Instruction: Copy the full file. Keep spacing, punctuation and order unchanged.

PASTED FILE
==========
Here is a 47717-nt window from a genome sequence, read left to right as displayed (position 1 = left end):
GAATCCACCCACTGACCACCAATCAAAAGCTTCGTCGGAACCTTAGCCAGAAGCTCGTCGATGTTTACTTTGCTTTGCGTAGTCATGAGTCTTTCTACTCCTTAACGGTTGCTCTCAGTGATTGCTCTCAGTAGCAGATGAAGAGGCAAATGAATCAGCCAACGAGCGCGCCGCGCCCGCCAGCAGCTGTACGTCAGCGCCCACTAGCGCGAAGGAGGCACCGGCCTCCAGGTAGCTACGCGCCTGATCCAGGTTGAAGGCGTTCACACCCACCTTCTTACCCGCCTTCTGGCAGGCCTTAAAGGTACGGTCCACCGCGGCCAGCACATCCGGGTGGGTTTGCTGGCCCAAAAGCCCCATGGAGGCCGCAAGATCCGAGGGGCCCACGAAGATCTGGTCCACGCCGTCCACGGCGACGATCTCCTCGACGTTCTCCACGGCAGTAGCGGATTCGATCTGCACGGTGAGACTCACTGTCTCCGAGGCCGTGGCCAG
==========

Here is a 47717-nt window from a genome sequence, read left to right as displayed (position 1 = left end):
GAATCCACCCACTGACCACCAATCAAAAGCTTCGTCGGAACCTTAGCCAGAAGCTCGTCGATGTTTACTTTGCTTTGCGTAGTCATGAGTCTTTCTACTCCTTAACGGTTGCTCTCAGTGATTGCTCTCAGTAGCAGATGAAGAGGCAAATGAATCAGCCAACGAGCGCGCCGCGCCCGCCAGCAGCTGTACGTCAGCGCCCACTAGCGCGAAGGAGGCACCGGCCTCCAGGTAGCTACGCGCCTGATCCAGGTTGAAGGCGTTCACACCCACCTTCTTACCCGCCTTCTGGCAGGCCTTAAAGGTACGGTCCACCGCGGCCAGCACATCCGGGTGGGTTTGCTGGCCCAAAAGCCCCATGGAGGCCGCAAGATCCGAGGGGCCCACGAAGATCTGGTCCACGCCGTCCACGGCGACGATCTCCTCGACGTTCTCCACGGCAGTAGCGGATTCGATCTGCACGGTGAGACTCACTGTCTCCGAGGCCGTGGCCAG